Beijing-based auction house China Guardian is reported to be launching a sales programme in Hong Kong this autumn.
Having just announced a sales turnover of
RMB2.5bn (around £250m) for the first half of 2012, a statement on
the company's website announced that the Hong Kong subsidiary,
launched in May, will hold its debut sale in October, which
coincides with Sotheby's headline sale series andFine Art Asia, the
leading art and antiques fair.
It is widely acknowledged that taxes,
red tape and restrictive rules have severely limited the appeal of
mainland China as a place to do business for international auction
houses, while the recent loosening of regulations and tariffs in
Hong Kong have only added to its attractions as a sales venue where
other advantages includes the Freeport status of Harbor City, as
well as its user-friendly transport system and infrastructure.
Encouraging firms to give mainland China
more of a chance is unlikely to get any easier in the wake of the
arrest at the end of March of two senior members of staff of the
art handlers Integrated Fine Art Solutions.
Accused of undervaluing imported works in a
bid to avoid tax, German Nils Jennrich and Chinese Lydia Chu,
respectively the general manager and operations manager, have been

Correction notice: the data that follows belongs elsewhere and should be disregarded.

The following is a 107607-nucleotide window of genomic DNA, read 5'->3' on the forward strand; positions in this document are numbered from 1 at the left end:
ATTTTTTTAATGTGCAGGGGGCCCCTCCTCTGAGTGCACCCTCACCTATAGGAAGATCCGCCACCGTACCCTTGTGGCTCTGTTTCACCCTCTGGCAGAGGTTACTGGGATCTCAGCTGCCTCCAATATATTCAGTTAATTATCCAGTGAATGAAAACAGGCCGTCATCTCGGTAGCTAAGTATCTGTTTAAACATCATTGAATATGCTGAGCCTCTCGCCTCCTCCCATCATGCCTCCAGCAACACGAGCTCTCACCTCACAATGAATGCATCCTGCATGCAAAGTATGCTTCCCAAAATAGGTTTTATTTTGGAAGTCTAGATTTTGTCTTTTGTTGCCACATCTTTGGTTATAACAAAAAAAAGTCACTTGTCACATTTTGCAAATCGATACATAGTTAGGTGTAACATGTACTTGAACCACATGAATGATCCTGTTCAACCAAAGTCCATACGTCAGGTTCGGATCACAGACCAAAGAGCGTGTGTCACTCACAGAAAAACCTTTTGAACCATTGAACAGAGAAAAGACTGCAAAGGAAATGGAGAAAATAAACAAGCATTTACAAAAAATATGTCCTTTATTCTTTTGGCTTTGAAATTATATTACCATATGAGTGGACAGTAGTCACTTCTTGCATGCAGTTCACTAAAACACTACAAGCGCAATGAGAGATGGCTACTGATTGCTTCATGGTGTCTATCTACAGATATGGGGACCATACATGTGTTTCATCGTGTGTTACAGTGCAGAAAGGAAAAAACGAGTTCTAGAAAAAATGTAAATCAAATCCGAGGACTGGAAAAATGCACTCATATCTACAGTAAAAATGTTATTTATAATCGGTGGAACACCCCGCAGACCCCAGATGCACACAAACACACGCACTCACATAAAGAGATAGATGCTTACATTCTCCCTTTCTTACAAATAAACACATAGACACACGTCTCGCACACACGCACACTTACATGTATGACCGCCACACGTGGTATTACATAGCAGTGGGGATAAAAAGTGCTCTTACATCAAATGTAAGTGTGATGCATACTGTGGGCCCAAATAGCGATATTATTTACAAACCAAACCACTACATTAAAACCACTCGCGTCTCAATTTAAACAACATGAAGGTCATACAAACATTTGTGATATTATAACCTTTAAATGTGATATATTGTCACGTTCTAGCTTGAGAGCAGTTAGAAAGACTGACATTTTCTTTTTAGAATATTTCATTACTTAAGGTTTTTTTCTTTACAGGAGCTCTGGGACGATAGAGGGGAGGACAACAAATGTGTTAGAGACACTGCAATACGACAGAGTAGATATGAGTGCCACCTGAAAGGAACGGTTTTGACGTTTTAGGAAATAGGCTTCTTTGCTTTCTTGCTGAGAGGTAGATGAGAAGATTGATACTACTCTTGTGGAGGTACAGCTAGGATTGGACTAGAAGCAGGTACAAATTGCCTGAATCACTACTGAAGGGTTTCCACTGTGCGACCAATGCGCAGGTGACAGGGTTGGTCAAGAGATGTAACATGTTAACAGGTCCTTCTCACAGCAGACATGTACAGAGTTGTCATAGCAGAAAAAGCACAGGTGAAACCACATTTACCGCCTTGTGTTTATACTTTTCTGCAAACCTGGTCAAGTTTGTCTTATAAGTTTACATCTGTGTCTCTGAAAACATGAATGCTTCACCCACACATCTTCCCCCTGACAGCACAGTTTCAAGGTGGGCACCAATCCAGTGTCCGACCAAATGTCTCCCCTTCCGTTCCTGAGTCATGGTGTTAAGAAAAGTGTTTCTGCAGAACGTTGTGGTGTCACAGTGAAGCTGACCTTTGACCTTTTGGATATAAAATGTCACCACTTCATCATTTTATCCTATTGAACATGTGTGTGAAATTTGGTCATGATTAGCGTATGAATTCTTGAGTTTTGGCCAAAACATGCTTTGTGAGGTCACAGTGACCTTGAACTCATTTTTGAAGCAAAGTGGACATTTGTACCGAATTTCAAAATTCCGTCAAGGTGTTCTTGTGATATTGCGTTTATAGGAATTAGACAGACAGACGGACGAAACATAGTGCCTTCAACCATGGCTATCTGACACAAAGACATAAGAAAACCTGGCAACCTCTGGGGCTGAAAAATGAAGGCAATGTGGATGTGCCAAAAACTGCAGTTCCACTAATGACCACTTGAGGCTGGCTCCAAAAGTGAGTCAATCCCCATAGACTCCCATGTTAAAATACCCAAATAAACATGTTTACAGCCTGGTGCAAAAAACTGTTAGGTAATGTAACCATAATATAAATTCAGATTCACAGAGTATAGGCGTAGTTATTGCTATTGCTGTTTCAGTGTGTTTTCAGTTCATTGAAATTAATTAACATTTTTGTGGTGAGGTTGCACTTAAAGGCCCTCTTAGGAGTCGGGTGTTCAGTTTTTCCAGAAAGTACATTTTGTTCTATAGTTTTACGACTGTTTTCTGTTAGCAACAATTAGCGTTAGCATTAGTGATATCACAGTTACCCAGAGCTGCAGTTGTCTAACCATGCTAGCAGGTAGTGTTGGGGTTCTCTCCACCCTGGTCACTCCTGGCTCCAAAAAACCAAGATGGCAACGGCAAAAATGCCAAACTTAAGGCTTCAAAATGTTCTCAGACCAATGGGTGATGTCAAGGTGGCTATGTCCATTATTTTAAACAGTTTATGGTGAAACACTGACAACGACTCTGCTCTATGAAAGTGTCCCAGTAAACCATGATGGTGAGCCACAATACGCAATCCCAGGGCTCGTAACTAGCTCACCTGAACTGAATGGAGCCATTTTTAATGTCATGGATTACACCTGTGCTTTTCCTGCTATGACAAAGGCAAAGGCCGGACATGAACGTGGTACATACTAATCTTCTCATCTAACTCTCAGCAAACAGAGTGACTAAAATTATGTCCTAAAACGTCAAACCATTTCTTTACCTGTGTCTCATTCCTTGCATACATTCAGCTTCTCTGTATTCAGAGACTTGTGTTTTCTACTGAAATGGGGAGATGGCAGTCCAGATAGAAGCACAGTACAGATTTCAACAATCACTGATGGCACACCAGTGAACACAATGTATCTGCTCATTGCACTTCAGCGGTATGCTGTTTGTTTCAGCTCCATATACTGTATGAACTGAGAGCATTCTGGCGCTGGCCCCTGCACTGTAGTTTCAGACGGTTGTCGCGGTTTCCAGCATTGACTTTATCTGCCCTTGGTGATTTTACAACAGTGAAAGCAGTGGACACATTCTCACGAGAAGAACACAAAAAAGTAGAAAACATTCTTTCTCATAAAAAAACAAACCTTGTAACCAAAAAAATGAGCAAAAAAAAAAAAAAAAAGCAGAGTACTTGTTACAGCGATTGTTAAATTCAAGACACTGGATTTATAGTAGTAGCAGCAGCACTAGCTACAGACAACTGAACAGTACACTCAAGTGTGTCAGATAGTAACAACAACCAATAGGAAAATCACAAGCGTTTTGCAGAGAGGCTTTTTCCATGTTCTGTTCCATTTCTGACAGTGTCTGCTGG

held in custody ever since amid firm denials of any wrongdoing on
their part or that of their employers. Integrated Fine Art
Solutions have also said that they do not carry out valuations.
What has raised eyebrows on an equally wide
scale has been the reported seizing of a client list from another
fine art shipping firm as well as the demand for client details
from Christie's and - it is thought, though not yet confirmed -
Sotheby's to be handed over to the Chinese authorities as part of
the ongoing investigation.
Questions are being asked as to whether the whole state-backed
operation is merely a smokescreen to acquire valuable client
information and to clear the way for a domestic competitor to
parachute in and take over as much import business as possible.